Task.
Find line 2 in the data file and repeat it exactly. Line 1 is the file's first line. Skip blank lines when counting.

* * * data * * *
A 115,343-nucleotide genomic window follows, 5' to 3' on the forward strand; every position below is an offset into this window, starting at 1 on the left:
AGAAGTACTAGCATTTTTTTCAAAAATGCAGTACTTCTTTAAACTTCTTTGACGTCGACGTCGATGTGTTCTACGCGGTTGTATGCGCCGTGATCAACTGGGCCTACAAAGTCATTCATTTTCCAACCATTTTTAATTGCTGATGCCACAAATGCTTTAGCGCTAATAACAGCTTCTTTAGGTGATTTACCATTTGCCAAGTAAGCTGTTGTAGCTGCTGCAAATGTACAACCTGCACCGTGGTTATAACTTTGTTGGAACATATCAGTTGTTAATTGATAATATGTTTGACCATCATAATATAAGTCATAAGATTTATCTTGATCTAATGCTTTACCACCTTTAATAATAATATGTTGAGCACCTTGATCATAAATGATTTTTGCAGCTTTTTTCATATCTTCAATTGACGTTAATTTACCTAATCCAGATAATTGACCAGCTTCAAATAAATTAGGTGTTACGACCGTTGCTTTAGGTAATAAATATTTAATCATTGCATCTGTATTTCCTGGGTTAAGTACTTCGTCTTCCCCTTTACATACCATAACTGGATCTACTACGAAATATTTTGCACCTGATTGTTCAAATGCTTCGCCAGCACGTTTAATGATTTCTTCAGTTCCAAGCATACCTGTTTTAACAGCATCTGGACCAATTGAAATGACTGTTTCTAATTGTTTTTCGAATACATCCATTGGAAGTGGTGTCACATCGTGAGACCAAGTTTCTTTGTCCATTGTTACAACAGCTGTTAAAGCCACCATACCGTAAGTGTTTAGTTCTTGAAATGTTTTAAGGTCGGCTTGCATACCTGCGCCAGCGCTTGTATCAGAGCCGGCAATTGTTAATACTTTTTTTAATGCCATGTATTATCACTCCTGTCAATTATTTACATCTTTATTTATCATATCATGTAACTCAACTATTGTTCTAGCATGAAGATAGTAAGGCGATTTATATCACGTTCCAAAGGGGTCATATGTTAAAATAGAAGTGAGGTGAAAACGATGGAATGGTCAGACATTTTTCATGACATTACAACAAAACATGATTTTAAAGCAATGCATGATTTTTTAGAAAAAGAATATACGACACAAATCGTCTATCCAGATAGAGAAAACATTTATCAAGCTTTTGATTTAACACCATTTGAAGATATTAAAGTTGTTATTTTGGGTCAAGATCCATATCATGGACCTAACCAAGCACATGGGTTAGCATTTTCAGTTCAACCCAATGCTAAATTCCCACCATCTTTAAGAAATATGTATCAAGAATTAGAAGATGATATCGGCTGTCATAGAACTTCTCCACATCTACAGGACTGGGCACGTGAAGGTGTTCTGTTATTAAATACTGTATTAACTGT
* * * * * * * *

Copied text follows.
AGAAGTACTAGCATTTTTTTCAAAAATGCAGTACTTCTTTAAACTTCTTTGACGTCGACGTCGATGTGTTCTACGCGGTTGTATGCGCCGTGATCAACTGGGCCTACAAAGTCATTCATTTTCCAACCATTTTTAATTGCTGATGCCACAAATGCTTTAGCGCTAATAACAGCTTCTTTAGGTGATTTACCATTTGCCAAGTAAGCTGTTGTAGCTGCTGCAAATGTACAACCTGCACCGTGGTTATAACTTTGTTGGAACATATCAGTTGTTAATTGATAATATGTTTGACCATCATAATATAAGTCATAAGATTTATCTTGATCTAATGCTTTACCACCTTTAATAATAATATGTTGAGCACCTTGATCATAAATGATTTTTGCAGCTTTTTTCATATCTTCAATTGACGTTAATTTACCTAATCCAGATAATTGACCAGCTTCAAATAAATTAGGTGTTACGACCGTTGCTTTAGGTAATAAATATTTAATCATTGCATCTGTATTTCCTGGGTTAAGTACTTCGTCTTCCCCTTTACATACCATAACTGGATCTACTACGAAATATTTTGCACCTGATTGTTCAAATGCTTCGCCAGCACGTTTAATGATTTCTTCAGTTCCAAGCATACCTGTTTTAACAGCATCTGGACCAATTGAAATGACTGTTTCTAATTGTTTTTCGAATACATCCATTGGAAGTGGTGTCACATCGTGAGACCAAGTTTCTTTGTCCATTGTTACAACAGCTGTTAAAGCCACCATACCGTAAGTGTTTAGTTCTTGAAATGTTTTAAGGTCGGCTTGCATACCTGCGCCAGCGCTTGTATCAGAGCCGGCAATTGTTAATACTTTTTTTAATGCCATGTATTATCACTCCTGTCAATTATTTACATCTTTATTTATCATATCATGTAACTCAACTATTGTTCTAGCATGAAGATAGTAAGGCGATTTATATCACGTTCCAAAGGGGTCATATGTTAAAATAGAAGTGAGGTGAAAACGATGGAATGGTCAGACATTTTTCATGACATTACAACAAAACATGATTTTAAAGCAATGCATGATTTTTTAGAAAAAGAATATACGACACAAATCGTCTATCCAGATAGAGAAAACATTTATCAAGCTTTTGATTTAACACCATTTGAAGATATTAAAGTTGTTATTTTGGGTCAAGATCCATATCATGGACCTAACCAAGCACATGGGTTAGCATTTTCAGTTCAACCCAATGCTAAATTCCCACCATCTTTAAGAAATATGTATCAAGAATTAGAAGATGATATCGGCTGTCATAGAACTTCTCCACATCTACAGGACTGGGCACGTGAAGGTGTTCTGTTATTAAATACTGTATTAACTGT